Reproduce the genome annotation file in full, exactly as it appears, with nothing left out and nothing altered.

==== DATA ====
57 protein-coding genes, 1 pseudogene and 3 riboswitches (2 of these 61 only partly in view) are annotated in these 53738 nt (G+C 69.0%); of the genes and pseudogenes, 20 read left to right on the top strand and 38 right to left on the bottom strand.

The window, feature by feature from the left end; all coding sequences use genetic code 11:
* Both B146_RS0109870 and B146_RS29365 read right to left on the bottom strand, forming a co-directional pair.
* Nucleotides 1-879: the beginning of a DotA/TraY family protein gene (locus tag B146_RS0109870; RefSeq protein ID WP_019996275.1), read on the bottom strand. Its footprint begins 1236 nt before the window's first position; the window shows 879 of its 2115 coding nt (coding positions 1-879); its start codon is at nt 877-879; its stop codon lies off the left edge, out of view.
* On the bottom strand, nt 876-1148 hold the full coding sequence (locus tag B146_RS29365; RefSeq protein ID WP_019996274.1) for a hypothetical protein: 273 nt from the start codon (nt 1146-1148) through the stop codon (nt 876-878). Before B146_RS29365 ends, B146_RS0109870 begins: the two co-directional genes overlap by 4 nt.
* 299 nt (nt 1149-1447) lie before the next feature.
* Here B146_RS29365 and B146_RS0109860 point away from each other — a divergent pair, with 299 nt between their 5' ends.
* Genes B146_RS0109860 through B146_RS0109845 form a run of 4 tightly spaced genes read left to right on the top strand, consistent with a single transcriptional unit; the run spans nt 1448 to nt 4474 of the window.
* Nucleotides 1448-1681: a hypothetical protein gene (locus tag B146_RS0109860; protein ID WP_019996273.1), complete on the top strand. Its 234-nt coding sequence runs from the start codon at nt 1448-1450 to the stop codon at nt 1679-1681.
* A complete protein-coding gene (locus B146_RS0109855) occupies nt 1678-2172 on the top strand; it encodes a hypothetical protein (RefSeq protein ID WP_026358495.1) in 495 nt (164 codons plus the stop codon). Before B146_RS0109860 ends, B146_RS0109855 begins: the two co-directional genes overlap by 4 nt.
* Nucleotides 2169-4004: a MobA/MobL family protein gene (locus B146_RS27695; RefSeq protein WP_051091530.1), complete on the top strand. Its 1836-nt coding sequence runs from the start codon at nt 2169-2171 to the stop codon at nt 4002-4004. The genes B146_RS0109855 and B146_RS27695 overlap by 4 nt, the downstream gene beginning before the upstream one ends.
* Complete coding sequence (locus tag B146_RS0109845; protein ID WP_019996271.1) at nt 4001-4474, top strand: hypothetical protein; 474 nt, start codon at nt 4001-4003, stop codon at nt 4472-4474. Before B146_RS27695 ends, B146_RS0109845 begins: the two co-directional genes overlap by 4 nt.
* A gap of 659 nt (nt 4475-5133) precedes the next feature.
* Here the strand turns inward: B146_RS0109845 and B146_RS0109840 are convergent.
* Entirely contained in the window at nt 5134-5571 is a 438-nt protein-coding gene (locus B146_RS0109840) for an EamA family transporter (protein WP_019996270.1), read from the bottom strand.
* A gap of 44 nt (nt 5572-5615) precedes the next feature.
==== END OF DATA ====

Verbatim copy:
57 protein-coding genes, 1 pseudogene and 3 riboswitches (2 of these 61 only partly in view) are annotated in these 53738 nt (G+C 69.0%); of the genes and pseudogenes, 20 read left to right on the top strand and 38 right to left on the bottom strand.

The window, feature by feature from the left end; all coding sequences use genetic code 11:
* Both B146_RS0109870 and B146_RS29365 read right to left on the bottom strand, forming a co-directional pair.
* Nucleotides 1-879: the beginning of a DotA/TraY family protein gene (locus tag B146_RS0109870; RefSeq protein ID WP_019996275.1), read on the bottom strand. Its footprint begins 1236 nt before the window's first position; the window shows 879 of its 2115 coding nt (coding positions 1-879); its start codon is at nt 877-879; its stop codon lies off the left edge, out of view.
* On the bottom strand, nt 876-1148 hold the full coding sequence (locus tag B146_RS29365; RefSeq protein ID WP_019996274.1) for a hypothetical protein: 273 nt from the start codon (nt 1146-1148) through the stop codon (nt 876-878). Before B146_RS29365 ends, B146_RS0109870 begins: the two co-directional genes overlap by 4 nt.
* 299 nt (nt 1149-1447) lie before the next feature.
* Here B146_RS29365 and B146_RS0109860 point away from each other — a divergent pair, with 299 nt between their 5' ends.
* Genes B146_RS0109860 through B146_RS0109845 form a run of 4 tightly spaced genes read left to right on the top strand, consistent with a single transcriptional unit; the run spans nt 1448 to nt 4474 of the window.
* Nucleotides 1448-1681: a hypothetical protein gene (locus tag B146_RS0109860; protein ID WP_019996273.1), complete on the top strand. Its 234-nt coding sequence runs from the start codon at nt 1448-1450 to the stop codon at nt 1679-1681.
* A complete protein-coding gene (locus B146_RS0109855) occupies nt 1678-2172 on the top strand; it encodes a hypothetical protein (RefSeq protein ID WP_026358495.1) in 495 nt (164 codons plus the stop codon). Before B146_RS0109860 ends, B146_RS0109855 begins: the two co-directional genes overlap by 4 nt.
* Nucleotides 2169-4004: a MobA/MobL family protein gene (locus B146_RS27695; RefSeq protein WP_051091530.1), complete on the top strand. Its 1836-nt coding sequence runs from the start codon at nt 2169-2171 to the stop codon at nt 4002-4004. The genes B146_RS0109855 and B146_RS27695 overlap by 4 nt, the downstream gene beginning before the upstream one ends.
* Complete coding sequence (locus tag B146_RS0109845; protein ID WP_019996271.1) at nt 4001-4474, top strand: hypothetical protein; 474 nt, start codon at nt 4001-4003, stop codon at nt 4472-4474. Before B146_RS27695 ends, B146_RS0109845 begins: the two co-directional genes overlap by 4 nt.
* A gap of 659 nt (nt 4475-5133) precedes the next feature.
* Here the strand turns inward: B146_RS0109845 and B146_RS0109840 are convergent.
* Entirely contained in the window at nt 5134-5571 is a 438-nt protein-coding gene (locus B146_RS0109840) for an EamA family transporter (protein WP_019996270.1), read from the bottom strand.
* A gap of 44 nt (nt 5572-5615) precedes the next feature.